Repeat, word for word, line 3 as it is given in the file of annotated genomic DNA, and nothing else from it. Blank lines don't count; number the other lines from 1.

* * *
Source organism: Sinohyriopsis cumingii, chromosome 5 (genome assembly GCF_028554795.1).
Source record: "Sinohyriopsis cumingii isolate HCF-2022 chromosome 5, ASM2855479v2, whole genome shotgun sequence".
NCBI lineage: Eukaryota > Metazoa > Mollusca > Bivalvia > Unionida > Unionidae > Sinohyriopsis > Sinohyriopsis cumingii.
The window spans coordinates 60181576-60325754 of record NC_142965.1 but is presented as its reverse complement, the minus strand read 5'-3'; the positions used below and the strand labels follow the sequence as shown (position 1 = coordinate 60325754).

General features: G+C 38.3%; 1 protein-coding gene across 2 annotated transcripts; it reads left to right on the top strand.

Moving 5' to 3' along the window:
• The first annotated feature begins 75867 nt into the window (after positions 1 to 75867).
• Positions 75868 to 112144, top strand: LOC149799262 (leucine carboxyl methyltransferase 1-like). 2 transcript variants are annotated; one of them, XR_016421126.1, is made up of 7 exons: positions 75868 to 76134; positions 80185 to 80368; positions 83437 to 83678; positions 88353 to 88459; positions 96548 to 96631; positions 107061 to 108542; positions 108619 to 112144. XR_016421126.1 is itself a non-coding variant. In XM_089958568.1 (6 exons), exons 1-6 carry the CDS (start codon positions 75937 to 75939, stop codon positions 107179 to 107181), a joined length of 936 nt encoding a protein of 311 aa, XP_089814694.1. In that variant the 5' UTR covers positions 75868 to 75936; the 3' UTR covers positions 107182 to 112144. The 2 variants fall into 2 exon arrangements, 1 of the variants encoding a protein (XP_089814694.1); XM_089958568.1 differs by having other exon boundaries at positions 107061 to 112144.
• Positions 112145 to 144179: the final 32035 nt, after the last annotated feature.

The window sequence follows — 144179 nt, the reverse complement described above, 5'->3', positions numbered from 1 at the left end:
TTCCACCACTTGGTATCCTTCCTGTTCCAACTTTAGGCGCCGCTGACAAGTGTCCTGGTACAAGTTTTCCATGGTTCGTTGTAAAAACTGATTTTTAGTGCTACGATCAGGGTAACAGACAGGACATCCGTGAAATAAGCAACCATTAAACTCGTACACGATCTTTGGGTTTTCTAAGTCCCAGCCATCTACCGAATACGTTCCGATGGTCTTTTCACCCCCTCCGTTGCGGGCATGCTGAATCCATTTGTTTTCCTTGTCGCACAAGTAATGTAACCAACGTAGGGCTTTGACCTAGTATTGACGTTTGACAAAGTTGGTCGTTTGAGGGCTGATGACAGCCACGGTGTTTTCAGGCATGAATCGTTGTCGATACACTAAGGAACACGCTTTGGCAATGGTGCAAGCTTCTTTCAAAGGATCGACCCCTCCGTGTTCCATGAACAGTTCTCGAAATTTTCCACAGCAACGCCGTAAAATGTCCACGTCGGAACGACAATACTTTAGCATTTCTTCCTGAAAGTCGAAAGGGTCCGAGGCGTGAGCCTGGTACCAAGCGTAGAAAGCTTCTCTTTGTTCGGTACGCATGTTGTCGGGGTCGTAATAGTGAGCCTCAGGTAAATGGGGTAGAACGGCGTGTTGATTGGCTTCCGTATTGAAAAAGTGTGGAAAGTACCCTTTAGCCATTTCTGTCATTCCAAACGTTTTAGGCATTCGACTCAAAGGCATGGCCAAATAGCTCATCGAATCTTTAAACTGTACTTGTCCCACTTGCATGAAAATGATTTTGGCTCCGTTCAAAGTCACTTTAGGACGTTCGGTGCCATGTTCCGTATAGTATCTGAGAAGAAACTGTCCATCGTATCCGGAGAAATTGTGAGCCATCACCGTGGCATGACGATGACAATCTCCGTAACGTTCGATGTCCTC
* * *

NCBI lineage: Eukaryota > Metazoa > Mollusca > Bivalvia > Unionida > Unionidae > Sinohyriopsis > Sinohyriopsis cumingii.